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April 02, 2023 9 min read
Do you find your kitchen gets smoky and stuffy while cooking? A range hood can solve that problem, but choosing the right one is important. A range hood helps keep your kitchen air pristine by removing potent smells, smoke, and other particulates.
If you're in the market for a new range hood, you may have encountered the term "CFM.” If you are perplexed by it, rest easy; you are reading the right article.
The CFM value of a range hood is an important factor to consider when choosing one, and you will learn why. This article will explain what a CFM is, why getting it right is important, and what factors to consider before choosing a CFM for your range hood.
Let’s dive in.
CFM stands for cubic feet per minute, and it is a measure of the volume of air a range hood can extract in a given amount of time. The CFM number reflects the ventilation power of any range hood. It demonstrates the strength of the blowers, as a high CFM range hood can affect a larger surface area.
The CFM rating of a range hood is important because it determines how effectively it can remove smoke, steam, and other airborne particles from your kitchen. The higher the CFM, the more air a range hood can move.
A range hood with a low CFM may be unable to keep up with the amount of smoke and grease produced when cooking, which can lead to poor ventilation and unpleasant odors. On the other hand, a range hood with a CFM that is too high for your kitchen can create too much negative pressure, making it difficult for the hood to work efficiently, which generates excessive noise and wastes energy.
Finding the right balance is crucial when selecting the best range hood for your kitchen. For example, a large kitchen with a gas range that expels hot gas and where meals with strong odors are regularly cooked will need the ideal range hood CFM value to be high.
The common CFM rating for range hoods can vary depending on the size of the range hood, the type of range hood, and the size of the range or cooktop it is designed to be used with.
Generally, range hoods for residential use have CFM ratings ranging from 200 to 900, with smaller cooktops or ranges requiring range hoods with CFM ratings of 200-400 and larger cooktops or ranges requiring range hoods with CFM ratings of 400-900 or more.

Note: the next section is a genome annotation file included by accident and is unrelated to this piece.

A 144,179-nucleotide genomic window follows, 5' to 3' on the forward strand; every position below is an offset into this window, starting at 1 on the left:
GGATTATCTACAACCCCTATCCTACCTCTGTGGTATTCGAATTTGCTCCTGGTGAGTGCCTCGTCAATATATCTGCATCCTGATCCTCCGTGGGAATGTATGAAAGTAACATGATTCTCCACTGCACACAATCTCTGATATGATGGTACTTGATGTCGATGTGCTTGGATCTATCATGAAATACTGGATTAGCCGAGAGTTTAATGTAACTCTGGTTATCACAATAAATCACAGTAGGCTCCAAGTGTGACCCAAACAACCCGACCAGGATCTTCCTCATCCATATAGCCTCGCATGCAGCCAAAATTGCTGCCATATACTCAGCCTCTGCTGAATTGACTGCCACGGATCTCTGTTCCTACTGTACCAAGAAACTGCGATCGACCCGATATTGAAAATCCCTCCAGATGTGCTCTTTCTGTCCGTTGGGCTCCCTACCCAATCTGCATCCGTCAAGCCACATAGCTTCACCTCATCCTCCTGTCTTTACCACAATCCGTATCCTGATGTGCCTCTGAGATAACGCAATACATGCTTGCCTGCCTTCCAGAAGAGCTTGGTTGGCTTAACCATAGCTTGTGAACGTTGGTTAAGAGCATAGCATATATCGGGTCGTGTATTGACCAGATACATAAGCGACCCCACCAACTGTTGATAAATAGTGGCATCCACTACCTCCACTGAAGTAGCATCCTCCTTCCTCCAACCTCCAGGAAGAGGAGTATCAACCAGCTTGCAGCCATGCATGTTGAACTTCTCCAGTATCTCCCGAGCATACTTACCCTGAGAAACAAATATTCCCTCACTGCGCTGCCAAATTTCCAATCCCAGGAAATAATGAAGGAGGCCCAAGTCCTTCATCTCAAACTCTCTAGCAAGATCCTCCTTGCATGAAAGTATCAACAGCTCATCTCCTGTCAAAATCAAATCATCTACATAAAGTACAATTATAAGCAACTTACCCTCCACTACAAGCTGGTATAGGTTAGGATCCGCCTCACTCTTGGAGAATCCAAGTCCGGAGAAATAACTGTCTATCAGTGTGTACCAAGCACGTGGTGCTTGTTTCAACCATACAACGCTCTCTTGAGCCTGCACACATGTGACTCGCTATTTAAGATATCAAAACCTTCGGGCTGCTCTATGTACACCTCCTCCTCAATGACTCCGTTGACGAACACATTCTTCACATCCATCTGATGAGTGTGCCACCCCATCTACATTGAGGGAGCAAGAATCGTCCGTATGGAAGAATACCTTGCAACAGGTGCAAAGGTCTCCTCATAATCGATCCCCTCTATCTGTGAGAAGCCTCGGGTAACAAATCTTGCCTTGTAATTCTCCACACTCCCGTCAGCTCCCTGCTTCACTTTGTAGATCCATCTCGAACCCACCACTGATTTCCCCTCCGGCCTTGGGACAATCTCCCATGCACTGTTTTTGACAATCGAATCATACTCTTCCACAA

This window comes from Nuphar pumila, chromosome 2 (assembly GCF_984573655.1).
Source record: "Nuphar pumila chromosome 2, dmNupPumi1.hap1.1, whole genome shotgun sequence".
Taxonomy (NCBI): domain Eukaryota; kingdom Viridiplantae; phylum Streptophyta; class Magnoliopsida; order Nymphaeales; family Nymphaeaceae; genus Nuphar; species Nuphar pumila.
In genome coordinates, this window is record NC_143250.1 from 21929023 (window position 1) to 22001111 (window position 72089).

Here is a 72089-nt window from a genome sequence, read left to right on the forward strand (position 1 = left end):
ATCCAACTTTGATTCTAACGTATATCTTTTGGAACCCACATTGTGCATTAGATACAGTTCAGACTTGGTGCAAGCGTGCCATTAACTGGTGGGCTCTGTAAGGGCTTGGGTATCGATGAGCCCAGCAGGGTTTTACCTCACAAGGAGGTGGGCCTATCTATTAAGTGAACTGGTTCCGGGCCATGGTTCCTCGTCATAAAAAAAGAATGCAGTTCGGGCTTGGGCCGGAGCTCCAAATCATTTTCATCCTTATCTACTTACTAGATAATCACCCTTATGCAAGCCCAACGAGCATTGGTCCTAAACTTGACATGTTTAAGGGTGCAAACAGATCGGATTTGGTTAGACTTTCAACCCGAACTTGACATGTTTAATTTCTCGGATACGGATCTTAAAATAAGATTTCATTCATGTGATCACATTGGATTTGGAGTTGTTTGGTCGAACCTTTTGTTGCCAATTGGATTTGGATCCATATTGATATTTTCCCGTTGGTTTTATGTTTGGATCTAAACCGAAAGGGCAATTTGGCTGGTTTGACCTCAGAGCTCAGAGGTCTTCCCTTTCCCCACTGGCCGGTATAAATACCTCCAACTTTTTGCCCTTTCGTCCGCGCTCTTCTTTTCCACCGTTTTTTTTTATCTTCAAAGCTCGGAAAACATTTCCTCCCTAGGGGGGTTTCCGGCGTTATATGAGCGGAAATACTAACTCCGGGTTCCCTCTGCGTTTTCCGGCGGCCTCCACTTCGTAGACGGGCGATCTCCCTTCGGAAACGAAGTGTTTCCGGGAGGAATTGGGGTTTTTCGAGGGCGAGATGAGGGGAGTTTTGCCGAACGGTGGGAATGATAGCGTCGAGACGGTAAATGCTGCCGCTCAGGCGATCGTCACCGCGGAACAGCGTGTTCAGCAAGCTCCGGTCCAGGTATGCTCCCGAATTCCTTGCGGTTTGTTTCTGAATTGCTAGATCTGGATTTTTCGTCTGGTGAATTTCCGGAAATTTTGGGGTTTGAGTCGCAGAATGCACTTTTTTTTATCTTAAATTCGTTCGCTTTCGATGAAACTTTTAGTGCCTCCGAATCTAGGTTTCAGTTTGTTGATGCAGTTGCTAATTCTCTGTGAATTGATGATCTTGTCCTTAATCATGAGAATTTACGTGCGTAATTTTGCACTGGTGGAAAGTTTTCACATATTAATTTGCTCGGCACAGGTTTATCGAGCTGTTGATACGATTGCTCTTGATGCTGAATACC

Here are some standard CFM ratings based on the type of cooktop for range hoods:
For some standard CFM ratings based on the type of range hoods:
Not all range hoods are created equal; from low-end 150 CFM range hoods to powerful 900 CFM ones, kitchen range hoods come in an astounding variety of CFM ratings.
Before calculating and settling on the best CFM number for your range hood, there are a few essential factors to consider. Considering these factors, you can determine the appropriate CFM for your range hood and ensure it effectively removes smoke, steam, and odors from your kitchen.
The size and layout of your kitchen are crucial factors that play a significant role in determining the correct CFM rating for your range hood. It affects the effectiveness and overall efficiency of the range hood. A simple rule of thumb is that your range hood should be powerful enough to recycle the air in your kitchen 15 times every hour or once every four minutes.
A larger kitchen will require a range hood with a higher CFM rating, as there is more air to circulate and clean. Similarly, a smaller kitchen will require a range hood with a lower CFM rating. If your kitchen range hood is too powerful, it can cause several issues, like excess noise, which can be unpleasant and distracting.
Your kitchen layout includes positioning the stove, windows, and other kitchen equipment. The location of the cooktop and other appliances affects the placement and type of the range hood. If your cooktop is located on an island rather than surrounded by walls, you may need a more powerful range hood.